PHILIPPINE SEA - The 31st Marine Expeditionary Unit, embarked aboard three ships of Amphibious Squadron 11, is heading towards the northeastern coast of mainland Japan and expects to arrive on March 16 in support of Operation Tomodachi.
The posturing of forces to Japan is to provide logistical support to the Japan Self-Defense Force (JSDF) at their request, in wake of an 8.9 magnitude earthquake and a tsunami, which followed the earthquake on March 13.
“Our thoughts and prayers go out to our close friends and allies in Japan during this difficult time,” said Col. Andrew MacMannis, commanding officer, 31st MEU. “We are repositioning to be ready to support to our Japanese partners and to be near enough to provide support if called upon. Our support will compliment the services that the Government of Japan is already providing. We stand ready to help our partners in need as they work tirelessly to respond to this evolving crisis.”
With the JSDF leading Operation Tomodachi, U.S. Department of Defense assets are to provide search-and-rescue provisions, medical services, food, shelter, command and control, fuel and other capabilities.
The 31st MEU and Amphibious Squadron 11 received news of the earthquake and tsunami, the two commands started planning disaster relief efforts.
The majority of the 31st Marine Expeditionary Unit is embarked on board the amphibious assault ship USS Essex (LHD 2). Sailors and Marines were recalled back to ship after arriving in Kota Kinabalu, Malaysia, for a port visit when the earthquake and tsunami struck Japan. Essex departed from Malaysia the next day on March 12 transiting back to Japan.
Elements of the 31st MEU are also embarked on board the amphibious dock landing ship USS Harpers Ferry (LSD 49), which was scheduled to participate in the Association of Southeast Asian Nations Regional Forum Disaster Relief Exercise March 14-18 in Indonesia, a multi-lateral disaster planning and exercises.
Other Marines of the 31st MEU are embarked on board amphibious dock landing USS Germantown (LSD 42), which is transiting back to Japan too.
“The U.S.-Japan Alliance, which spans more than 50 years, is strong and will continue to deepen throughout our continued engagement and support of one another,” said Capt. Bradley Lee, commander, PHIBRON 11. “Japan is a longstanding, critical ally in the region, and our thoughts and prayers are with the people of Japan during this very difficult, tragic time.”
Helicopters and C-130 aircraft of III Marine Expeditionary Force have already been sent to the affected region, with additional equipment to follow, and planning continues to be ready to respond when tasked.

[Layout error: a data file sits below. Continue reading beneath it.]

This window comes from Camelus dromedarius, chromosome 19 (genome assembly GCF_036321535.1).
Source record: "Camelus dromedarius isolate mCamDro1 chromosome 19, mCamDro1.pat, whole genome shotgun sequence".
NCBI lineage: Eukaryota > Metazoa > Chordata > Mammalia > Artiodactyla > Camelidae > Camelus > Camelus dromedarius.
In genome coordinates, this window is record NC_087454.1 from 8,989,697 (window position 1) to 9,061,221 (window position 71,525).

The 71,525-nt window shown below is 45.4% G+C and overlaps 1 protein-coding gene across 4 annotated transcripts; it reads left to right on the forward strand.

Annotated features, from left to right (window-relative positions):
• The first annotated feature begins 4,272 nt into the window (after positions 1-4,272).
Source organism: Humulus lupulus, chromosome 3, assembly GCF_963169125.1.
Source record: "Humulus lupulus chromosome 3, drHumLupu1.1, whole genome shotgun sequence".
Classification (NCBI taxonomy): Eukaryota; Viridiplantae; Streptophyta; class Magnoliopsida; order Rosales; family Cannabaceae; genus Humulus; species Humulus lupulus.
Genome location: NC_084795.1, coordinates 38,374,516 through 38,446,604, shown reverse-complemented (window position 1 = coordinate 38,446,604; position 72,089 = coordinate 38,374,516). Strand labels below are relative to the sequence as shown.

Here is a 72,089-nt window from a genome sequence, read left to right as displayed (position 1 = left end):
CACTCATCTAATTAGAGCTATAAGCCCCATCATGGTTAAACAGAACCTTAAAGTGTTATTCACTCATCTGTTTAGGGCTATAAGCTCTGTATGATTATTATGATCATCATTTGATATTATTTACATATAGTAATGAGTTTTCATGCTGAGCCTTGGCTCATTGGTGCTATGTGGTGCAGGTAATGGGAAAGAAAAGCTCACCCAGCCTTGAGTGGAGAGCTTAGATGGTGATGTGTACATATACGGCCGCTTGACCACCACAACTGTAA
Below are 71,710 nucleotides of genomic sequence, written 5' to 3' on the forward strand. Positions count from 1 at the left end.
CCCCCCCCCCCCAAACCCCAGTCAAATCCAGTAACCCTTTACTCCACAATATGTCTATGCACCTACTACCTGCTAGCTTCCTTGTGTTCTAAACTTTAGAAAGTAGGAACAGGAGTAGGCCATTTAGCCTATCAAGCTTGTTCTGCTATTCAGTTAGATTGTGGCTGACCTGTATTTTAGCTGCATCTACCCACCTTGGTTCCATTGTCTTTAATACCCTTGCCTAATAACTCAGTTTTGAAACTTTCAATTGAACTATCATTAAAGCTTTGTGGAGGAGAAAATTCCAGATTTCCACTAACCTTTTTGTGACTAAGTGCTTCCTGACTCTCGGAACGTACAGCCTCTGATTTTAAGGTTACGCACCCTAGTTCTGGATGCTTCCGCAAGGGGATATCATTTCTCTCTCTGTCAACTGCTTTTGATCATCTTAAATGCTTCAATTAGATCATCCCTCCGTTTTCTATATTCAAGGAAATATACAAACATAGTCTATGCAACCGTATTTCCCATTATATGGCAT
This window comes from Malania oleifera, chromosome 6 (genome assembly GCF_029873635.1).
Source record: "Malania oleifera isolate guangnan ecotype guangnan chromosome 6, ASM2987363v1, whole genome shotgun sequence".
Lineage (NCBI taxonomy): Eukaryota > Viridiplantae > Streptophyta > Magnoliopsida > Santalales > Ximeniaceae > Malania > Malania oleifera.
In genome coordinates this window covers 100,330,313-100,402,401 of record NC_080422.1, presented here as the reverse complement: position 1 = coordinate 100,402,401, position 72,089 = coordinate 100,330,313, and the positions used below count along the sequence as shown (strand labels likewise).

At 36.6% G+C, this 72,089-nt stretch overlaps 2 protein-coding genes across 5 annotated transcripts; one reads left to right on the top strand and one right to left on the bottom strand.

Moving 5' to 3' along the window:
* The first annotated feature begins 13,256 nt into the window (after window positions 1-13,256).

“As long time allies, U.S. and Japan forces are extremely interoperable,” said MacMannis.
“The 31st MEU participated in training with the Japanese Self Defense Forces as recently as last month in the Kingdom of Thailand, practicing personnel evacuation and practicing for humanitarian aid scenarios.”
In December 2010, forces of the 31st MEU participated in the JSDF exercise Forest Light, a bilateral training event designed to enhance interoperability in Kyushu, Japan.
“Disaster relief efforts are always organized by civilian leadership, and the military’s logistics capabilities – the ability to move supplies and people by air, ground and sea – makes us an ideal response team to support those efforts,” said Lt. Col. William Arick, commanding officer, Combat Logistics Battalion 31, 31st MEU. “The 31st MEU’s purpose in disaster relief is to alleviate human suffering and prevent the loss of life by rapidly delivering critical capabilities.”
The 31st MEU and PHIBRON 11 team has responded to four humanitarian assistance disaster relief situations in the last two years alone. The organization is prepared to deliver robust air, ground, and maritime transportation; medical and dental health services; distribution services; and engineering assets as directed.
The 31st MEU includes more than 2,200 Marines and Sailors and is comprised of four elements: the Command Element; Battalion Landing Team 2nd Battalion; 5th Marines; Marine Medium Helicopter Squadron 262 (Reinforced) and CLB-31.
The 31st MEU provides a forward-deployed, flexible, sea-based force capable of conducting amphibious operations, crisis response and limited contingency operations.
The 31st MEU is the only continually forward-deployed MEU, and remains the nation’s force-in-readiness in the Asia-Pacific region.